with a language instinct, which Chomsky calls the LAD (language acquisition
device). This language aptitude is completely different from inborn reflex
responses to stimuli as laughter, sneezing, or crying. The language instinct seems
to be a uniquely human genetic endowment: nearly all children exposed to

language naturally acquire language almost as if by magic. Only in rare cases are
children born without this magical ability to absorb abstract syntactic patterns from
their environment. These children are said to suffer from Specific Language
Impairment, or SLI. It is thought that SLI is caused by a mutant gene which
disrupts the LAD.
The LAD itself, of course, is probably the result of the complex interaction of
many genes--not just one--and the malfunction of some single key gene simply
short-circuits the system. For example, a faulty carburetor wire may prevent an
engine from running, but the engine is more than a single carburetor wire. Many
thousands of genes contribute to the makeup of the human brain--more than to
any other single aspect of the human body. To isolate the specific set of genes that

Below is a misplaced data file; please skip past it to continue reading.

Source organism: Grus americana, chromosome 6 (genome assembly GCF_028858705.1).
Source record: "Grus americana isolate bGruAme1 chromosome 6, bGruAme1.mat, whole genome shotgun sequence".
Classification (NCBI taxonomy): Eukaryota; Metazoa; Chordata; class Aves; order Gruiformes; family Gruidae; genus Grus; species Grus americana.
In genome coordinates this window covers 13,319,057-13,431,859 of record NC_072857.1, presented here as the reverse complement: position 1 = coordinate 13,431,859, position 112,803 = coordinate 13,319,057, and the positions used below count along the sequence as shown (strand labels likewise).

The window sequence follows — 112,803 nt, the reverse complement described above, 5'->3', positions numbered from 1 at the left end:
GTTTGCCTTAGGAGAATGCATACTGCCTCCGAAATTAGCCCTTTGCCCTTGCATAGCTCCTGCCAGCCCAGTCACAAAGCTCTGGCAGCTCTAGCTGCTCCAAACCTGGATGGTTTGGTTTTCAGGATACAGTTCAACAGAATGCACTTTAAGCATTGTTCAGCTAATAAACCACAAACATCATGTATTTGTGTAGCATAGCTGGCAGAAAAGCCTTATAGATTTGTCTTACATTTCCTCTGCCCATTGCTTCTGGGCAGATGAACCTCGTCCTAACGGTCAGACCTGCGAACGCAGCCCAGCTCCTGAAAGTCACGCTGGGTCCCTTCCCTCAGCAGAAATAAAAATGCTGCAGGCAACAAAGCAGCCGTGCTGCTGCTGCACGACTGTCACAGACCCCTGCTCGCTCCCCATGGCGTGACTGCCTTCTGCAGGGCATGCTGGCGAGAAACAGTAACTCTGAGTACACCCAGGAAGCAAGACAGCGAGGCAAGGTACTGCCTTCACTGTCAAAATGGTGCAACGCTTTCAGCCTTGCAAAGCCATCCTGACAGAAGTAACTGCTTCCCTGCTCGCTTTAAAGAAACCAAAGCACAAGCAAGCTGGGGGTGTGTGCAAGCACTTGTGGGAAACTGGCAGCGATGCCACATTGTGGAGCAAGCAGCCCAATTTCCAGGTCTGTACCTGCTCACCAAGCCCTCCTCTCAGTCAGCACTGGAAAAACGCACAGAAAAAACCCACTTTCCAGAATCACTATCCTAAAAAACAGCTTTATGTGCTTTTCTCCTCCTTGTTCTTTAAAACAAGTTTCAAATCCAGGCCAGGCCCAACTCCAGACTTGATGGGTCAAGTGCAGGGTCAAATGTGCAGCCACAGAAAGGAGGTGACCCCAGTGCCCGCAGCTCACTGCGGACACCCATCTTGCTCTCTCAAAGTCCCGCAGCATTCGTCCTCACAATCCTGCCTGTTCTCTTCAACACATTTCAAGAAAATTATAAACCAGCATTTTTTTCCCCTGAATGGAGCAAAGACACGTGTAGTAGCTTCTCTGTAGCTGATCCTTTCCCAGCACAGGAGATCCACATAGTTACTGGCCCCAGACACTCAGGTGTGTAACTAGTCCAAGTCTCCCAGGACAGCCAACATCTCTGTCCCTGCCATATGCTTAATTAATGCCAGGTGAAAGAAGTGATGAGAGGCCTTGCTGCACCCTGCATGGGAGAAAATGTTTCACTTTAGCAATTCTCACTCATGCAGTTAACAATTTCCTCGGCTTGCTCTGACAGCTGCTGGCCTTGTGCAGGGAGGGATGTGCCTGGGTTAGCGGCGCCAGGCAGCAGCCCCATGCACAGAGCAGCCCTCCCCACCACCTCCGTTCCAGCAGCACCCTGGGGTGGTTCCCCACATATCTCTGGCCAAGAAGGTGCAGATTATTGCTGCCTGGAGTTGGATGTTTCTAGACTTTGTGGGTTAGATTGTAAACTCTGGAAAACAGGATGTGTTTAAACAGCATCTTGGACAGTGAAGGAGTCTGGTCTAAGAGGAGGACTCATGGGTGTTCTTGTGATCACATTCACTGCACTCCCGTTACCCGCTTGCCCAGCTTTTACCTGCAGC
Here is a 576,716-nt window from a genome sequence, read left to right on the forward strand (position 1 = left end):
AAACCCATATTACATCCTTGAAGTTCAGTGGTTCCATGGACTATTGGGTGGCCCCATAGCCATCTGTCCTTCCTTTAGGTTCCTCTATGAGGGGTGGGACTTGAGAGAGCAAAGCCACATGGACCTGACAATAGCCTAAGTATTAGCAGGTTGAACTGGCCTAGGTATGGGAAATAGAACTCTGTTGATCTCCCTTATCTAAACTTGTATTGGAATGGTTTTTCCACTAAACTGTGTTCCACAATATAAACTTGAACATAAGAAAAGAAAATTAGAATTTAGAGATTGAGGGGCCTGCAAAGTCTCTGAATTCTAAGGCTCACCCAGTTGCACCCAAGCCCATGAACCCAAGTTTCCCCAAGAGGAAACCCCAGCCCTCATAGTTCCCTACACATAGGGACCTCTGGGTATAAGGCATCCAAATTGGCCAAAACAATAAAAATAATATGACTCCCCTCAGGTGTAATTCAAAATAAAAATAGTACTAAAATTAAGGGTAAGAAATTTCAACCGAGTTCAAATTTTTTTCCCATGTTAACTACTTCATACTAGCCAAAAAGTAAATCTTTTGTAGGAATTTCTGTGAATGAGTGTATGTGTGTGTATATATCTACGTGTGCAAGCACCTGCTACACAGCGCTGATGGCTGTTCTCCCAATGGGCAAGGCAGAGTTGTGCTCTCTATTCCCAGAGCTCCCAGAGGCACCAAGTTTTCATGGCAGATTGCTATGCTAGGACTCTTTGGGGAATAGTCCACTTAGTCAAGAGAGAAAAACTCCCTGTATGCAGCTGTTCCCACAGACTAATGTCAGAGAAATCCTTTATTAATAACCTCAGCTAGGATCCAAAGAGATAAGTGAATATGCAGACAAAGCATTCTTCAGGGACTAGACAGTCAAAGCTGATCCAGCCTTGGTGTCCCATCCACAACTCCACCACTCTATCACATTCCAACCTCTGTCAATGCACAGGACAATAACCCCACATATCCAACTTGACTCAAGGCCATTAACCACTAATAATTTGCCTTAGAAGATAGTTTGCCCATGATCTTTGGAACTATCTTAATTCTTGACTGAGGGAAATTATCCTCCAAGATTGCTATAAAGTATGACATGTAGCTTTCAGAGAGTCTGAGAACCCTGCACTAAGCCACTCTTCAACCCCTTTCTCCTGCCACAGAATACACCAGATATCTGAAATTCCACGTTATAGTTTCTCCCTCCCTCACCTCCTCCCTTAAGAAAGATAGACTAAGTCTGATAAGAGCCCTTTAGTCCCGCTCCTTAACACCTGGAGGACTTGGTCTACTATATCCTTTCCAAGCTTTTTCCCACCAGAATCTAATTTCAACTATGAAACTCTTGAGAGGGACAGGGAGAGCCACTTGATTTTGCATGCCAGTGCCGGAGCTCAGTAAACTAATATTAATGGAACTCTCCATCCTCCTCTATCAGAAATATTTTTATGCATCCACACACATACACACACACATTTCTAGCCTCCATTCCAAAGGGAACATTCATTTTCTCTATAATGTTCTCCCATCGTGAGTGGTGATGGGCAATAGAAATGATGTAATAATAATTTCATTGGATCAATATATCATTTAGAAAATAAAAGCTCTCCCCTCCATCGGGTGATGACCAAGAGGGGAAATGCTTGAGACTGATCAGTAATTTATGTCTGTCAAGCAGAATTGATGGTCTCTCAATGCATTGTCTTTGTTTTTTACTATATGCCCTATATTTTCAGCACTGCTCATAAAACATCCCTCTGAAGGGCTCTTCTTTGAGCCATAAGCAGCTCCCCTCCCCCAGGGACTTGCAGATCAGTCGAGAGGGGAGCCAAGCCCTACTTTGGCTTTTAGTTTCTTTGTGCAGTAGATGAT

act as the blueprint for the language organ is something no one has even begun to
Second, the natural ability for acquiring language normally diminished rapidly
somewhere around the age of puberty. There is a critical age for acquiring fluent
native language. This phenomenon seems to be connected with the lateralization
of language in the left hemisphere of most individuals--the hemisphere associated
with monolinear cognition (such as abstract reasoning and step-by step physical
tasks) and not the right hemisphere, which is associated with 3D spatial acuity,
artistic and musical ability. Unlike adults, children seem to be able to employ both